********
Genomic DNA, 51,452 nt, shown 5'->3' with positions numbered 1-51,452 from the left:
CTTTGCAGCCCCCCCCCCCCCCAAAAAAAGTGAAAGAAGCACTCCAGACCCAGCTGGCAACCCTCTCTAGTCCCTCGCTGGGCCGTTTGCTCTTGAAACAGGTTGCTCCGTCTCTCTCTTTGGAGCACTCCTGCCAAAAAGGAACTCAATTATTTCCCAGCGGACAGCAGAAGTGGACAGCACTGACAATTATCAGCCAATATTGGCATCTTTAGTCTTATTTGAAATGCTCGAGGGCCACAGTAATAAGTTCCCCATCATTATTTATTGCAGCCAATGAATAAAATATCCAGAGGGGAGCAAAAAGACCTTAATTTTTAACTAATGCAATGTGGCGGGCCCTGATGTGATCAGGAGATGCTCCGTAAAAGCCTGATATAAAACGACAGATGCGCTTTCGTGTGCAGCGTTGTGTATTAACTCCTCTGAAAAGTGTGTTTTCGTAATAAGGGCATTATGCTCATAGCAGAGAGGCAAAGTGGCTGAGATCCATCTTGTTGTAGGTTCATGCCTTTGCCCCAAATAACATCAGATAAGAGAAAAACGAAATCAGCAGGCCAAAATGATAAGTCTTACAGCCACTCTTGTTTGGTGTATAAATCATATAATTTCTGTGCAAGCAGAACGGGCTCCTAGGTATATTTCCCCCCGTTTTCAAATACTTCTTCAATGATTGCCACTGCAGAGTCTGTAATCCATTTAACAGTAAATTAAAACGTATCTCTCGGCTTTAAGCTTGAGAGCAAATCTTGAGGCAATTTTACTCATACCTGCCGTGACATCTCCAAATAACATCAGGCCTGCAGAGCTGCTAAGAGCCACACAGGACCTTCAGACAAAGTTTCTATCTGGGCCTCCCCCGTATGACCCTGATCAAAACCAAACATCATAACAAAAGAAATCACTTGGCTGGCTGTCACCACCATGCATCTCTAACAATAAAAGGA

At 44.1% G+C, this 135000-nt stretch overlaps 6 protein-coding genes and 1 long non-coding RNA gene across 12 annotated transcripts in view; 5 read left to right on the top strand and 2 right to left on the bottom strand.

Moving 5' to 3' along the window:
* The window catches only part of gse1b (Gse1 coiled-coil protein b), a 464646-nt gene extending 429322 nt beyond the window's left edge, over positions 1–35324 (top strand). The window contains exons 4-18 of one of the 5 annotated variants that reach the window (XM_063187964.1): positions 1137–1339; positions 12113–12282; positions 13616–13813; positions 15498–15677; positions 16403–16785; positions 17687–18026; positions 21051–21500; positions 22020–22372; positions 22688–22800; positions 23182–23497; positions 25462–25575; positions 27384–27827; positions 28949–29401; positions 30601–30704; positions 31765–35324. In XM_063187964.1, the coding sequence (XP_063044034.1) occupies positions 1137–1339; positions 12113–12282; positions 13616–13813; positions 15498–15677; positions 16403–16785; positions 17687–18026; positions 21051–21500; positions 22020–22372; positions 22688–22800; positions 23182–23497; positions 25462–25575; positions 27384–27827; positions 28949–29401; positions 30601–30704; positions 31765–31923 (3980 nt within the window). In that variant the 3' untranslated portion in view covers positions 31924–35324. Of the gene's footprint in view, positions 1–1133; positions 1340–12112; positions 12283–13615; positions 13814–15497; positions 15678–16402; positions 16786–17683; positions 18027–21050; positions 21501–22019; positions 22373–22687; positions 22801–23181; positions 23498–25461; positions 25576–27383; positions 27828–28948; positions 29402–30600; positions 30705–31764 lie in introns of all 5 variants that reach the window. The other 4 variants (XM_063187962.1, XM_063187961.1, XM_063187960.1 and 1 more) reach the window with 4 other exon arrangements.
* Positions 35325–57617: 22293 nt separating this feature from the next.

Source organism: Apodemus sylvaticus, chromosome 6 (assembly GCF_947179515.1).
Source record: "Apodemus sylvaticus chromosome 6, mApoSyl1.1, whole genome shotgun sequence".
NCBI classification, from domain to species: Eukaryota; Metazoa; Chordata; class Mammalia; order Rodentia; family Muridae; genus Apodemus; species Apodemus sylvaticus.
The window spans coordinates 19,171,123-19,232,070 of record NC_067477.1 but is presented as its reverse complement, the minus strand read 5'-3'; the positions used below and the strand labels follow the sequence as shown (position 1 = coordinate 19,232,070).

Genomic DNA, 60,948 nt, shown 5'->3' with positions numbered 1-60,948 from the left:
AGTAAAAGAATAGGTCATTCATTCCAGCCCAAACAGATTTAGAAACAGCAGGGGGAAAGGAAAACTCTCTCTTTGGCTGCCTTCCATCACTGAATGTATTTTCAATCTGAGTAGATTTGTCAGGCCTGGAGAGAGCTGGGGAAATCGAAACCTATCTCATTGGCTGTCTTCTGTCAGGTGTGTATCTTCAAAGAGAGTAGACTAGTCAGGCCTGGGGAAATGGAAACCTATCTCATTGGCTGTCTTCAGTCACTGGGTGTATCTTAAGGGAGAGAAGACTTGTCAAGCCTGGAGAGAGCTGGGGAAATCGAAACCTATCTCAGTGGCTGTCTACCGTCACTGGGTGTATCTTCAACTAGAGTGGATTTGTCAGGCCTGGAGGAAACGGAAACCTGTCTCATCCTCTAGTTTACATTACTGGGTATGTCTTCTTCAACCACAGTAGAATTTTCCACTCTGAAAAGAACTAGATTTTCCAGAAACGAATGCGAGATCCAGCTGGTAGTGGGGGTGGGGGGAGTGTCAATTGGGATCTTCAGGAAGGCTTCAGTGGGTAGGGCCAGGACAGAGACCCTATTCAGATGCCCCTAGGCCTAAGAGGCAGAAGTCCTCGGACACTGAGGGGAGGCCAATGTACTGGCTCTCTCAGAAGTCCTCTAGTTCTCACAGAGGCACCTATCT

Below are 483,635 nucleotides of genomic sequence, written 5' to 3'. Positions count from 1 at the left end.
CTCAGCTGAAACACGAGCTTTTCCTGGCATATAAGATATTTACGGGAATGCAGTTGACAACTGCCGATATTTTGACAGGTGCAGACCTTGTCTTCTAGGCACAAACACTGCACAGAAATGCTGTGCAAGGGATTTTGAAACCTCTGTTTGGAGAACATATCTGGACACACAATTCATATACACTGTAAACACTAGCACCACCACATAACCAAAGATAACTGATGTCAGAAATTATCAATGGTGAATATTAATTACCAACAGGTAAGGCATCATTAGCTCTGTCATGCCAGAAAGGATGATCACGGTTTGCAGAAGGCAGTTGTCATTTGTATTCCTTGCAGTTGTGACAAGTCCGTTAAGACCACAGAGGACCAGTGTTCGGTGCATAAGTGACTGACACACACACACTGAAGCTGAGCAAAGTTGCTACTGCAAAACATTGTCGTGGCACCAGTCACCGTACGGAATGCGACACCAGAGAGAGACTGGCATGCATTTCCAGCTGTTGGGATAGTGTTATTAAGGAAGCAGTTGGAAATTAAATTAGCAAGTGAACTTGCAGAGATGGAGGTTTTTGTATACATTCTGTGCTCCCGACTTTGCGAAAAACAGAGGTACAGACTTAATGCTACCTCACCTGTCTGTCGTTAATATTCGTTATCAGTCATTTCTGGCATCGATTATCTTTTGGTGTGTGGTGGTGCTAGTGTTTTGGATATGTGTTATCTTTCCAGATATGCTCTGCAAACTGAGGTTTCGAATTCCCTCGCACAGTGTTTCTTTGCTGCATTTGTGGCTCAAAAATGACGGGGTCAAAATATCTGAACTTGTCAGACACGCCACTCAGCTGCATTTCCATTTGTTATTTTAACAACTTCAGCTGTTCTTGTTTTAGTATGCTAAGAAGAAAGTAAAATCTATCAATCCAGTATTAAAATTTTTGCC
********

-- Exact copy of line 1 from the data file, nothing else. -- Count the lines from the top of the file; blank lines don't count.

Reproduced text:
Genomic DNA, 51,452 nt, shown 5'->3' with positions numbered 1-51,452 from the left: